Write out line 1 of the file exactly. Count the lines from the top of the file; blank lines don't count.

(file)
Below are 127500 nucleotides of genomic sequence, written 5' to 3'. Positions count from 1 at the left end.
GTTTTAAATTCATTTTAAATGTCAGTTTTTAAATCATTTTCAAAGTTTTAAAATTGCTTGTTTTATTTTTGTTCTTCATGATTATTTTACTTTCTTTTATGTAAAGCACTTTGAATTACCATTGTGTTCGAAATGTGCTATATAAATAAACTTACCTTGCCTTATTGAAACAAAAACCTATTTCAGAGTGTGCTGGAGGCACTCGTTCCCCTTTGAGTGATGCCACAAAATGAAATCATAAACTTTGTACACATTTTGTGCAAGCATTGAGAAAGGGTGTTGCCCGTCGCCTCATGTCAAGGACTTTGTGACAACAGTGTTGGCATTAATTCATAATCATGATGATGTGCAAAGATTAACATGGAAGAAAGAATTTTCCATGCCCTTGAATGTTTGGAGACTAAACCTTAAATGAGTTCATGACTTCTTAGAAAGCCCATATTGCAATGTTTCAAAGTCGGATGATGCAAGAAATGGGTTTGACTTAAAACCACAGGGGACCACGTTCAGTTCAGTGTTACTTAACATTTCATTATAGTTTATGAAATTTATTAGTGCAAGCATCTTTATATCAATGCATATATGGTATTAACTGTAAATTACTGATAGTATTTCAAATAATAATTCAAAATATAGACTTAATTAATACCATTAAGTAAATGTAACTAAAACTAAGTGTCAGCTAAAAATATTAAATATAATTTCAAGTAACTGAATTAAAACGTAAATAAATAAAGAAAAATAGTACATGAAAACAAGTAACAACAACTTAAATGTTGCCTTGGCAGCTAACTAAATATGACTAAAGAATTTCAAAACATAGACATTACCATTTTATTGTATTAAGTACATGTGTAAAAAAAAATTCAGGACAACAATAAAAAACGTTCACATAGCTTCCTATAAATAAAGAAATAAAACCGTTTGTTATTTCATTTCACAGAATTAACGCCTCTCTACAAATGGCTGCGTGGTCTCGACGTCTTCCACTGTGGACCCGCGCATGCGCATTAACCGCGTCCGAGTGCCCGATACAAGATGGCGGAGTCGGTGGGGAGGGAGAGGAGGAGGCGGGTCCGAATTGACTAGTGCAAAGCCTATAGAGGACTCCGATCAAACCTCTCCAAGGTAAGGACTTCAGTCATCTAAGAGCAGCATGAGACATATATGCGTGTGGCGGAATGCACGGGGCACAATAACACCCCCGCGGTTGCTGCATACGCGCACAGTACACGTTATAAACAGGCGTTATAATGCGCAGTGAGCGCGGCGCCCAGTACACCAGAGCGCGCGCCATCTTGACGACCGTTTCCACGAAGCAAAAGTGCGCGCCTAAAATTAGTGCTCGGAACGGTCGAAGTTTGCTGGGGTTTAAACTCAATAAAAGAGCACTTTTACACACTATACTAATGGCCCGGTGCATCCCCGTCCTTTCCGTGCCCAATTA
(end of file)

Below are 127500 nucleotides of genomic sequence, written 5' to 3'. Positions count from 1 at the left end.